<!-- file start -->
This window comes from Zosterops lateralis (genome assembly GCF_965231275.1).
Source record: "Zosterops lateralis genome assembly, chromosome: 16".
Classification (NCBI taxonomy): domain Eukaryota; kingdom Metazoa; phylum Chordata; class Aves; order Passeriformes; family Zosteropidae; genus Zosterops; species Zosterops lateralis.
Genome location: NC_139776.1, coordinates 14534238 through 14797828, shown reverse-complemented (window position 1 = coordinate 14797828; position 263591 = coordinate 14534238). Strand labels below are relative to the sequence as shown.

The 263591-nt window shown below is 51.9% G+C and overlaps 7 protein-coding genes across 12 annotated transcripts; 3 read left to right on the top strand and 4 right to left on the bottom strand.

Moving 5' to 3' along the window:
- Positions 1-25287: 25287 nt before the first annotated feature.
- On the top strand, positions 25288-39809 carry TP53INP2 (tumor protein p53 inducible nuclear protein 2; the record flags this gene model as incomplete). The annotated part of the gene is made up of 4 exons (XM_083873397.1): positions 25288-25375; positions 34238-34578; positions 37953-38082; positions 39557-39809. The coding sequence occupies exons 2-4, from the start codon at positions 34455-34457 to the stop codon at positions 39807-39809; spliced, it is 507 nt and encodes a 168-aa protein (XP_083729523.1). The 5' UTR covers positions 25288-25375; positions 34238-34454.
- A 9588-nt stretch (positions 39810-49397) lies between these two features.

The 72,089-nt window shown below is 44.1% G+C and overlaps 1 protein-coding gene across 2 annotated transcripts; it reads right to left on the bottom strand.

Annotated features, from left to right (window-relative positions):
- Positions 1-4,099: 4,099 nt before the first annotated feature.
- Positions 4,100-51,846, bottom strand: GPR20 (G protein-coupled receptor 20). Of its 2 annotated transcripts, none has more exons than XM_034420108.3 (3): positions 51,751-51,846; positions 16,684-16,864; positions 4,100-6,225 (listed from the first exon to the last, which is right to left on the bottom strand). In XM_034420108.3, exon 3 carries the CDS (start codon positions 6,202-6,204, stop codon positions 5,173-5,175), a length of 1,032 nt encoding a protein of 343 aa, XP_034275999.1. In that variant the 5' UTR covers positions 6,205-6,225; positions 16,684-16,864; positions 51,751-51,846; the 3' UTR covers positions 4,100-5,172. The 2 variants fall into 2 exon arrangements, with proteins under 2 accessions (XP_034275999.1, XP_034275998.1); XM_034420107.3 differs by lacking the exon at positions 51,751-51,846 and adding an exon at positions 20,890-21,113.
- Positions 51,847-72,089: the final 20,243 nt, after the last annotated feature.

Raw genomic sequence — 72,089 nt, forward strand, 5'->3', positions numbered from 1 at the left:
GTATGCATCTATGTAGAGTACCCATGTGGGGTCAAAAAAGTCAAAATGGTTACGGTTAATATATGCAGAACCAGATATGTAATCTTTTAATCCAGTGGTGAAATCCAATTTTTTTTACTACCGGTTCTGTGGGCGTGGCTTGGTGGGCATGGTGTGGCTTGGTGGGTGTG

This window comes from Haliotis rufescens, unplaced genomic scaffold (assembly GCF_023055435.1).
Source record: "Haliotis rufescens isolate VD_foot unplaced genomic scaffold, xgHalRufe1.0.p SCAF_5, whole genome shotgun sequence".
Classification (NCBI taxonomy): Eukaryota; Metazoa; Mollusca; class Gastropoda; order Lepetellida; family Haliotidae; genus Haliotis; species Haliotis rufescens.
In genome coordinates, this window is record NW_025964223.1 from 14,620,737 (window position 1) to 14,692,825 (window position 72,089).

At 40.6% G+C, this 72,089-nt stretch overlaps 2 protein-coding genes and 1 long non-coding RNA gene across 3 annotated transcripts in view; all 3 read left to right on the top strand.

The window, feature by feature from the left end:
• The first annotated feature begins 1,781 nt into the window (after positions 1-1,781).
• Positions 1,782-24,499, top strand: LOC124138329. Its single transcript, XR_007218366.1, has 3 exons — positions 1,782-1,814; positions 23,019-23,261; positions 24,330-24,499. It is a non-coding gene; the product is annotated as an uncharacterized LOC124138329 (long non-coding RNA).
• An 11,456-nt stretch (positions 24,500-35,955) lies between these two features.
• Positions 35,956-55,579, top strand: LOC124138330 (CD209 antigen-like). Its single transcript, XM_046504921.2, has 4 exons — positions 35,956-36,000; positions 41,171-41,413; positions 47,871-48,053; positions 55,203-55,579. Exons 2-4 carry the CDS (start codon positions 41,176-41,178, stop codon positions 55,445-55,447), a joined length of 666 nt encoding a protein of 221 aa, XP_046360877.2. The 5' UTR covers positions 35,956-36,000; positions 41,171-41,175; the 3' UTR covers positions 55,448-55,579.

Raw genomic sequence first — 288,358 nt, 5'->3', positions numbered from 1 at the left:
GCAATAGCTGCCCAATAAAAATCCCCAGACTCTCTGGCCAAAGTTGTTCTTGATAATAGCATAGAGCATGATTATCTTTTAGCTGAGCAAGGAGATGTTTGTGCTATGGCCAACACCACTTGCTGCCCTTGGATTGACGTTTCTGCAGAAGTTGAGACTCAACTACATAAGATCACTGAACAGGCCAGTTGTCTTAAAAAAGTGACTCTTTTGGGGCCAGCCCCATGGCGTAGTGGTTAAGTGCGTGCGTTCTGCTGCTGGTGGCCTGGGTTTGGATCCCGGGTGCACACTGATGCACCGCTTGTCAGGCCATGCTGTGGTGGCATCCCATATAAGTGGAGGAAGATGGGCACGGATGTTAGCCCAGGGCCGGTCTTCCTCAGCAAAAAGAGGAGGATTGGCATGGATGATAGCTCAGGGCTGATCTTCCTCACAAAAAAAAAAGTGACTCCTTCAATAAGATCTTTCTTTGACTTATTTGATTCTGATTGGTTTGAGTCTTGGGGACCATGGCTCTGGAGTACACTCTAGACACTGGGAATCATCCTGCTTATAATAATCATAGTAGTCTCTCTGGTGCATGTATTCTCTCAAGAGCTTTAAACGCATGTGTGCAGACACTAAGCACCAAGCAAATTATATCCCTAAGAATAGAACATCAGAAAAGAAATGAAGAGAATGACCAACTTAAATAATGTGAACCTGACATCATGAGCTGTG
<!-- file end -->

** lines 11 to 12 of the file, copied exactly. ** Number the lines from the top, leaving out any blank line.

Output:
Annotated features, from left to right (window-relative positions):
- Positions 1-4,099: 4,099 nt before the first annotated feature.